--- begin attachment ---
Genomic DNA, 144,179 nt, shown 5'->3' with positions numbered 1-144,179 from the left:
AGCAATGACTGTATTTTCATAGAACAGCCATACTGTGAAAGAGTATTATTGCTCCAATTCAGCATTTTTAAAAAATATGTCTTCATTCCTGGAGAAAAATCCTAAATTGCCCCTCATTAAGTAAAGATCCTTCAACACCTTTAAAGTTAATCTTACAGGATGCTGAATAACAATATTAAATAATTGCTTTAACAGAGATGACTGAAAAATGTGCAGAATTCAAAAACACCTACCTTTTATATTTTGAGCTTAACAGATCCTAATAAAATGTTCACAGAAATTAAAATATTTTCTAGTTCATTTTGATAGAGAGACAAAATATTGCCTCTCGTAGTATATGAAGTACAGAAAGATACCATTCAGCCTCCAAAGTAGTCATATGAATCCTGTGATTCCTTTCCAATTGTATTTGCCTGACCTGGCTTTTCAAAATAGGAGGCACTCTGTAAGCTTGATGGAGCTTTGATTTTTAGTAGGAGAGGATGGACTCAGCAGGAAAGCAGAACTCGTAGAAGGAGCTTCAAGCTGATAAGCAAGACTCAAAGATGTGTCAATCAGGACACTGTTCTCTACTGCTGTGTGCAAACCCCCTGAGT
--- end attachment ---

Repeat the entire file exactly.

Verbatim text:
Genomic DNA, 144,179 nt, shown 5'->3' with positions numbered 1-144,179 from the left:
AGCAATGACTGTATTTTCATAGAACAGCCATACTGTGAAAGAGTATTATTGCTCCAATTCAGCATTTTTAAAAAATATGTCTTCATTCCTGGAGAAAAATCCTAAATTGCCCCTCATTAAGTAAAGATCCTTCAACACCTTTAAAGTTAATCTTACAGGATGCTGAATAACAATATTAAATAATTGCTTTAACAGAGATGACTGAAAAATGTGCAGAATTCAAAAACACCTACCTTTTATATTTTGAGCTTAACAGATCCTAATAAAATGTTCACAGAAATTAAAATATTTTCTAGTTCATTTTGATAGAGAGACAAAATATTGCCTCTCGTAGTATATGAAGTACAGAAAGATACCATTCAGCCTCCAAAGTAGTCATATGAATCCTGTGATTCCTTTCCAATTGTATTTGCCTGACCTGGCTTTTCAAAATAGGAGGCACTCTGTAAGCTTGATGGAGCTTTGATTTTTAGTAGGAGAGGATGGACTCAGCAGGAAAGCAGAACTCGTAGAAGGAGCTTCAAGCTGATAAGCAAGACTCAAAGATGTGTCAATCAGGACACTGTTCTCTACTGCTGTGTGCAAACCCCCTGAGT